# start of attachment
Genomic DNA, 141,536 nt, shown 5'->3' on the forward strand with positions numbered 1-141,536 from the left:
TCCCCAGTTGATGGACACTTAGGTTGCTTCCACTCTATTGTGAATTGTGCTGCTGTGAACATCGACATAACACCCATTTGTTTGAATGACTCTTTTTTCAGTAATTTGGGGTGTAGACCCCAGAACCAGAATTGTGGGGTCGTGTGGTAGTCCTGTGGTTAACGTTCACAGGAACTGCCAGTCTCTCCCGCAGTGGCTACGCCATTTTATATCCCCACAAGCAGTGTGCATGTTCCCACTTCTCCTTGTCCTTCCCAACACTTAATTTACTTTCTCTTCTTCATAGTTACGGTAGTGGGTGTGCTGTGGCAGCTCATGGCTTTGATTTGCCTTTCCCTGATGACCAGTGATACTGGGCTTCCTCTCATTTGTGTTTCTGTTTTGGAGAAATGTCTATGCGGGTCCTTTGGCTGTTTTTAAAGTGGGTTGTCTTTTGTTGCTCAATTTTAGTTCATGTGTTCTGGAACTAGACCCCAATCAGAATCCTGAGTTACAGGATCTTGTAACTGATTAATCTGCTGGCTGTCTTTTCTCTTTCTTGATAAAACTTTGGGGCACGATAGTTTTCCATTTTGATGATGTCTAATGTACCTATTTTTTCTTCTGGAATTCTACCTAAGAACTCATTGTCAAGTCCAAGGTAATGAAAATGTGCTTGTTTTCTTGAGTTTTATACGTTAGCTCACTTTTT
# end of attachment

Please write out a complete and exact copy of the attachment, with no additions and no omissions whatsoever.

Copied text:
Genomic DNA, 141,536 nt, shown 5'->3' on the forward strand with positions numbered 1-141,536 from the left:
TCCCCAGTTGATGGACACTTAGGTTGCTTCCACTCTATTGTGAATTGTGCTGCTGTGAACATCGACATAACACCCATTTGTTTGAATGACTCTTTTTTCAGTAATTTGGGGTGTAGACCCCAGAACCAGAATTGTGGGGTCGTGTGGTAGTCCTGTGGTTAACGTTCACAGGAACTGCCAGTCTCTCCCGCAGTGGCTACGCCATTTTATATCCCCACAAGCAGTGTGCATGTTCCCACTTCTCCTTGTCCTTCCCAACACTTAATTTACTTTCTCTTCTTCATAGTTACGGTAGTGGGTGTGCTGTGGCAGCTCATGGCTTTGATTTGCCTTTCCCTGATGACCAGTGATACTGGGCTTCCTCTCATTTGTGTTTCTGTTTTGGAGAAATGTCTATGCGGGTCCTTTGGCTGTTTTTAAAGTGGGTTGTCTTTTGTTGCTCAATTTTAGTTCATGTGTTCTGGAACTAGACCCCAATCAGAATCCTGAGTTACAGGATCTTGTAACTGATTAATCTGCTGGCTGTCTTTTCTCTTTCTTGATAAAACTTTGGGGCACGATAGTTTTCCATTTTGATGATGTCTAATGTACCTATTTTTTCTTCTGGAATTCTACCTAAGAACTCATTGTCAAGTCCAAGGTAATGAAAATGTGCTTGTTTTCTTGAGTTTTATACGTTAGCTCACTTTTT